Nutrient and Chl-a variability associated with the warm water events that disrupt the seasonal temperature profile, and the fresher water events that disrupt the seasonal salinity profile, bear further scrutiny. The anomalous warm water events observed at station 1 in the summer (Dec.–Feb.) of 2005, the summer (Dec.–Feb.) of 2006, late spring (Nov.) in 2007, and in spring (Sept.–Nov.) in 2009 are all characterized by much lower than usual surface nutrient levels (0.17 to 2.41 μmol/L for and 0.26 to 1.21 μmol/L for ). The most pronounced of these, during the summer (Dec–Feb) of 2005 was also associated with very high Chl-a levels (33.4 mg/m3) and temperature-salinity properties ( = 17.38°C and = 34.79 PSU) that rule out the intrusion of an offshore warm-nutrient-depleted water mass (Figure 2) as an explanation for this event. The high temperature suggests thermal heating as the cause of the elevated temperature, and the low nutrient and high Chl-a levels suggest the existence of an algal bloom, caused by the existence of stratified conditions conducive to enhanced phytoplankton productivity. The combined temperature-salinity-nutrient-Chl-a properties that characterize the other warm water events that are evident in the temperature record (Figure 3(a)) are more ambiguous. Although conditions similar to those which appear to have caused the summer (Dec–Feb) 2005 warm event cannot be ruled out, such conditions also cannot be confirmed with the data available.

The most pronounced low-salinity event observed occurred in the winter (June–August) of 2007 (Figures 2(c) and 3(b)). The temperature, nutrient, and Chl-a levels associated with this event, however, are not unusually high or low, with the exception of lower than usual dissolved Si levels (5.42 μmol/L). An explanation for the origin of the low-salinity water observed in early spring (September) in 2008 and later winter (August) 2009 is also difficult to extract from the available data. Although continental run-off from winter (June–August) rainfall over the adjacent landmass cannot be ruled out as a contributing factor, there is nothing in the data available to substantiate such a hypothesis at this stage.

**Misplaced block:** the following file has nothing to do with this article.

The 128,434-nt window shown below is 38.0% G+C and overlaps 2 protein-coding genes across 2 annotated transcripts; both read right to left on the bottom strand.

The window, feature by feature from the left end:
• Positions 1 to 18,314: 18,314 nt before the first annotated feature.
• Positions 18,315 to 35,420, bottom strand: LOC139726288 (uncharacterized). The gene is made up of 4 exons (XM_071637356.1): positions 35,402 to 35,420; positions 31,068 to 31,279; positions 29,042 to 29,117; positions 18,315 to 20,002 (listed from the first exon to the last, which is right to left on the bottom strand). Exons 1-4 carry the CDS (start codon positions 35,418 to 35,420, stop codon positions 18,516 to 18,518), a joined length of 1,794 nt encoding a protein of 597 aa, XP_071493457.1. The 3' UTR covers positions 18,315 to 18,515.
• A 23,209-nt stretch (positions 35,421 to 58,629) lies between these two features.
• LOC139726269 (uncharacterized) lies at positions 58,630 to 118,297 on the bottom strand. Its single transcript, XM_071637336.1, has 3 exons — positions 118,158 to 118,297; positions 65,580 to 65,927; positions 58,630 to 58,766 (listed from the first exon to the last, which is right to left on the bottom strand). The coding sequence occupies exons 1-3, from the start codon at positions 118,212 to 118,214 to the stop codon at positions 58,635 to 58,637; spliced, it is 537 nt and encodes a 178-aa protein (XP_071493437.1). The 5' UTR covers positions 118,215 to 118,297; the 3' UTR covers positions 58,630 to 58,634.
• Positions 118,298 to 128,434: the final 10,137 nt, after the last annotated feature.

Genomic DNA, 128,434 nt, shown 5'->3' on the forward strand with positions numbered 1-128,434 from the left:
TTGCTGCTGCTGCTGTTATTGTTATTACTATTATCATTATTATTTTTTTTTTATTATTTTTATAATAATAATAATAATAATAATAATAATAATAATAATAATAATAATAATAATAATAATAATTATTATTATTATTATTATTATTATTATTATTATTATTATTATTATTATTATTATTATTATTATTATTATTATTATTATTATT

3.3. Relationship between the UI and Vertical Temperature and Nutrient Gradients

Evaluation of variability in the upper ocean temperature gradient (shown for station 1 in Figure 6), in comparison with seasonal variability in the upwelling index, shows that the temperature gradient exhibits better defined seasonal variability than surface ocean temperature. Along the SHBML the water column is more stratified during spring (Sept.–Nov.) and summer (Dec.–Feb.) than during the winter (June–August). Generally speaking, surface temperatures and surface-deep water temperature gradients are determined by a balance between surface heating and wind-induced vertical mixing. Along the SHBML the net surface heat flux is positive and is increasing during the spring-summer upwelling season. The water column stabilization and stratification that result from this counter the tendency for vertical mixing induced by upwelling-favorable winds during the spring-summer season, during most years (Figure 6). During the winter (June–August) the water column is better mixed, despite the prevailing downwelling-favorable winds during this season.